What is tinnitus?
Tinnitus is an annoying sensation of noise in the ear or head when no sound is actually present. Tinnitus aurium literally means "ringing of the ears. " It is usually associated with hearing loss.
Virtually all individuals with hearing loss have tinnitus in one form or another. The individual may have abnormal physical findings such as arthritis, hypertension, cardiac disorders, or traumatic distortion and may be under treatment with various drugs that cause tinnitus. Most commonly tinnitus is associated with noise exposure.
How is it diagnosed?
Tinnitus signs and symptoms
The noises described in tinnitus vary and have been described as ringing, buzzing, whistling, roaring, rushing, humming, hissing, clicking, or other sounds when there is no apparent source of such noise.
The noise can be continuous or intermittent, and they can vary in loudness. They may be in synchrony with the heartbeat.
History: The history is important because certain reversible problems may be discovered such as recurrent exposure to loud noise, drugs producing tinnitus (aspirin, quinine, and quinidine), barotrauma from scuba diving, kidney disease with ototoxic drug treatment (certain drugs that have a direct toxic effect on the inner ear), or lymphoma treatment involving ototoxic drugs.
Physical exam: In at least 90% of individuals, no clinical findings can be identified (subjective tinnitus). On occasion, the examiner is able to hear the noise (objective tinnitus). Examination of the ears usually reveals no abnormalities.
A stethoscope placed over the individual's ear, temporal area, or neck may be used to hear a pulsating sound. In these cases, appropriate evaluation of the vascular system of the head is necessary to detect vascular tumors.
Tests: Audiometry can test for hearing loss. As a person ages, there is a fall-off in hearing perception. Audiometry can determine if there is an abnormal loss of hearing. CT scan and MRI of the head and neck are sensitive scans that can detect abnormalities of the inner and middle ear and the auditory nerve.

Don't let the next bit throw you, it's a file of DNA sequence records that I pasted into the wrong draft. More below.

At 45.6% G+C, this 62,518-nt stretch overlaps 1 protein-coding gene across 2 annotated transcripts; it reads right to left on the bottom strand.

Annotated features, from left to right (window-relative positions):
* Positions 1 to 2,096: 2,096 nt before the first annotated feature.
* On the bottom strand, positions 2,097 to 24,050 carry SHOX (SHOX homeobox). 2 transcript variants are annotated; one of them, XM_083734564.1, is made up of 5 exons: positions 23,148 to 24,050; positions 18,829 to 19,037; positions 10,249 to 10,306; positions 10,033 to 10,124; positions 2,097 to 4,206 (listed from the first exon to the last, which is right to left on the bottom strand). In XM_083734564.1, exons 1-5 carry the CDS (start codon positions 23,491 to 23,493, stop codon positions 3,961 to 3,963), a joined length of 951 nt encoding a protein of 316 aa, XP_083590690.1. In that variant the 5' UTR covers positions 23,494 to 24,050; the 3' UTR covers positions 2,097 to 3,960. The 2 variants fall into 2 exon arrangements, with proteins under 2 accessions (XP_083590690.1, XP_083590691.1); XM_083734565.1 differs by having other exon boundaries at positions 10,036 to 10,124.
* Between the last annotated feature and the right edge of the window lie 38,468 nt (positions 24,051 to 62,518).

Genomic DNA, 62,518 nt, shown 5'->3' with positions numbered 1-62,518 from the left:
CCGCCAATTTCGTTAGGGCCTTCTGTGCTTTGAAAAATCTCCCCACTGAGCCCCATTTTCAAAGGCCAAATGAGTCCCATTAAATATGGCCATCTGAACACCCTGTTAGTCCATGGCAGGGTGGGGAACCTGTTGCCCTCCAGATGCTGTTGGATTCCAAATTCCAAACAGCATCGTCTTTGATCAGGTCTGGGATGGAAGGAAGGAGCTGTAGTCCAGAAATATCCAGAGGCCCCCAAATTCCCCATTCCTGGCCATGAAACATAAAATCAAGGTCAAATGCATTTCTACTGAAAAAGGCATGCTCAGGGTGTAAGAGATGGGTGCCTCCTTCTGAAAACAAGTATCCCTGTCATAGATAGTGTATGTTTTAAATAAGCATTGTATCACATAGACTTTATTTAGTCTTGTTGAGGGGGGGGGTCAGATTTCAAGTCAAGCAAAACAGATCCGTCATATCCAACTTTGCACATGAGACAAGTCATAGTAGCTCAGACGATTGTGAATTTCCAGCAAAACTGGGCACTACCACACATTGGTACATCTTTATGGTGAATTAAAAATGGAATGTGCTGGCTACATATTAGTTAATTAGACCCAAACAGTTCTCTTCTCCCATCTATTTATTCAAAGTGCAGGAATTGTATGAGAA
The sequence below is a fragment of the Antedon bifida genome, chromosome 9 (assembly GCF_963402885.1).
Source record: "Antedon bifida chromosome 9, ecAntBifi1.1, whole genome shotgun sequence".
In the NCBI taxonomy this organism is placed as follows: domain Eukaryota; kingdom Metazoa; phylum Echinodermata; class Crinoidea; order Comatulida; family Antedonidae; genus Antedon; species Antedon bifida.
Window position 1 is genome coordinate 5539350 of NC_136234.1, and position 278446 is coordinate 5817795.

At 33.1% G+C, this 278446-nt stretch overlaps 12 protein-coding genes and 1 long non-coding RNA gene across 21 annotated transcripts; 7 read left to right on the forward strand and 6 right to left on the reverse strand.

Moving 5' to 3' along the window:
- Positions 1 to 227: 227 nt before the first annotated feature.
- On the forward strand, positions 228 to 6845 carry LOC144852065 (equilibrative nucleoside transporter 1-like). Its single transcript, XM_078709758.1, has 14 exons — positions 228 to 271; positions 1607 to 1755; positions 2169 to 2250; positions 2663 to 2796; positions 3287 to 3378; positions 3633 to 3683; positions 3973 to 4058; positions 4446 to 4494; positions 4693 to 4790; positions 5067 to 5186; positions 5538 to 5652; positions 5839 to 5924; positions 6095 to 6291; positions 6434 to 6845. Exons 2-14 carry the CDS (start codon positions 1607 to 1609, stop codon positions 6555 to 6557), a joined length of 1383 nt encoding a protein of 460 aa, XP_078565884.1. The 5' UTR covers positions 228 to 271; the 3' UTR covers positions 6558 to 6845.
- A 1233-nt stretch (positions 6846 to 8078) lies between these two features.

How is Tinnitus treated?
Tinnitus is easily treated if the cause is earwax, a foreign object, or mild middle ear infection. However, in many cases, treating the underlying cause of the symptom may or may not have an effect on the ear noise. One form of treatment is to cover up the unwanted noise with competing music or, in some cases, to use a device worn like a hearing aid that produces sound more pleasant than that in the ear.
Klonopin (Clonazepam), Valium (Diazepam)
What might complicate it?
Loud noises, nicotine, aspirin, caffeine and alcohol may aggravate the condition. Tinnitus may be the first symptom of a serious condition such as a vestibular tumor.
If treating the underlying cause of the symptom does not have an effect on the ear noise, the individual must learn to tolerate the symptom.
Other possible diagnoses include infectious diseases, ear obstructions, otosclerosis, Meniere's disease, acoustic trauma, hereditary deafness or occupational hearing loss.
Audiologist, otolaryngologist and psychologist.
Notify your physician if
- You or a family member has symptoms of tinnitus.
- Feelings of distress about tinnitus worsen.
Last updated 6 April 2018